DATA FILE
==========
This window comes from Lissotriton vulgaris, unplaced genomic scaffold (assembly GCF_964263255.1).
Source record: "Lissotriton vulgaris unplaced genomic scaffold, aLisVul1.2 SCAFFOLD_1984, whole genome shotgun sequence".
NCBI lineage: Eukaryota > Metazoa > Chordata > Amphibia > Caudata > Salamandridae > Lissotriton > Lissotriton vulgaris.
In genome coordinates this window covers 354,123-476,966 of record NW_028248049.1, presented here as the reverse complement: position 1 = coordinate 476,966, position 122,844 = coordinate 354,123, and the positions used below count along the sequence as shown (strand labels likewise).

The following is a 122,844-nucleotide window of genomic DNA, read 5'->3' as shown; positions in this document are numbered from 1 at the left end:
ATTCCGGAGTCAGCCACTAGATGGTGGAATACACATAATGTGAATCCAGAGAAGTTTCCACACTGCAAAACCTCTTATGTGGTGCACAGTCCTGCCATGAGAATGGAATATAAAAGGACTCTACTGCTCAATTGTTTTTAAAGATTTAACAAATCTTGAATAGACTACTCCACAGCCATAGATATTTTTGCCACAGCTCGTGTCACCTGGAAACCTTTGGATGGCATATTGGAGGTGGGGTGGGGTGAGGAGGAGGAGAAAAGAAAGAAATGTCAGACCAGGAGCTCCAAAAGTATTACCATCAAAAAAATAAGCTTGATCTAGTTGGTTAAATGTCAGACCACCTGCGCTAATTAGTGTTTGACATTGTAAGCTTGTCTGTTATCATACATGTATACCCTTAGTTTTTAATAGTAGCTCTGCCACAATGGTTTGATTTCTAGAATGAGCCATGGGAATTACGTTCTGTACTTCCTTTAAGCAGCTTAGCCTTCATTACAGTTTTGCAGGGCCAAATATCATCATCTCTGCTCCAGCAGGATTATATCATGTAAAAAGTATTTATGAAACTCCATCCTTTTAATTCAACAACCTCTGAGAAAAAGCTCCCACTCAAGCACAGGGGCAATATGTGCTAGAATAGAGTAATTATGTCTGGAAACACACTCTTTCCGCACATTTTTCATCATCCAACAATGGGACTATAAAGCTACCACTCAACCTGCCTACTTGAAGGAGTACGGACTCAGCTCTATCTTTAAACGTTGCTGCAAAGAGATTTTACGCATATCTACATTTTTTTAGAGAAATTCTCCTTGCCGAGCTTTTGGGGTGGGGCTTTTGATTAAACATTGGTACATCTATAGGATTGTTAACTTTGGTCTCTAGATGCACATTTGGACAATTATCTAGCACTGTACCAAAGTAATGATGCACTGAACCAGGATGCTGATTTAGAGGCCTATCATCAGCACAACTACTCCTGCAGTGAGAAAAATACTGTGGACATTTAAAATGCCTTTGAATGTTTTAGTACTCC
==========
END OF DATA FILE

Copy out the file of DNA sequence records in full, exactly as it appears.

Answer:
This window comes from Lissotriton vulgaris, unplaced genomic scaffold (assembly GCF_964263255.1).
Source record: "Lissotriton vulgaris unplaced genomic scaffold, aLisVul1.2 SCAFFOLD_1984, whole genome shotgun sequence".
NCBI lineage: Eukaryota > Metazoa > Chordata > Amphibia > Caudata > Salamandridae > Lissotriton > Lissotriton vulgaris.
In genome coordinates this window covers 354,123-476,966 of record NW_028248049.1, presented here as the reverse complement: position 1 = coordinate 476,966, position 122,844 = coordinate 354,123, and the positions used below count along the sequence as shown (strand labels likewise).

The following is a 122,844-nucleotide window of genomic DNA, read 5'->3' as shown; positions in this document are numbered from 1 at the left end:
ATTCCGGAGTCAGCCACTAGATGGTGGAATACACATAATGTGAATCCAGAGAAGTTTCCACACTGCAAAACCTCTTATGTGGTGCACAGTCCTGCCATGAGAATGGAATATAAAAGGACTCTACTGCTCAATTGTTTTTAAAGATTTAACAAATCTTGAATAGACTACTCCACAGCCATAGATATTTTTGCCACAGCTCGTGTCACCTGGAAACCTTTGGATGGCATATTGGAGGTGGGGTGGGGTGAGGAGGAGGAGAAAAGAAAGAAATGTCAGACCAGGAGCTCCAAAAGTATTACCATCAAAAAAATAAGCTTGATCTAGTTGGTTAAATGTCAGACCACCTGCGCTAATTAGTGTTTGACATTGTAAGCTTGTCTGTTATCATACATGTATACCCTTAGTTTTTAATAGTAGCTCTGCCACAATGGTTTGATTTCTAGAATGAGCCATGGGAATTACGTTCTGTACTTCCTTTAAGCAGCTTAGCCTTCATTACAGTTTTGCAGGGCCAAATATCATCATCTCTGCTCCAGCAGGATTATATCATGTAAAAAGTATTTATGAAACTCCATCCTTTTAATTCAACAACCTCTGAGAAAAAGCTCCCACTCAAGCACAGGGGCAATATGTGCTAGAATAGAGTAATTATGTCTGGAAACACACTCTTTCCGCACATTTTTCATCATCCAACAATGGGACTATAAAGCTACCACTCAACCTGCCTACTTGAAGGAGTACGGACTCAGCTCTATCTTTAAACGTTGCTGCAAAGAGATTTTACGCATATCTACATTTTTTTAGAGAAATTCTCCTTGCCGAGCTTTTGGGGTGGGGCTTTTGATTAAACATTGGTACATCTATAGGATTGTTAACTTTGGTCTCTAGATGCACATTTGGACAATTATCTAGCACTGTACCAAAGTAATGATGCACTGAACCAGGATGCTGATTTAGAGGCCTATCATCAGCACAACTACTCCTGCAGTGAGAAAAATACTGTGGACATTTAAAATGCCTTTGAATGTTTTAGTACTCC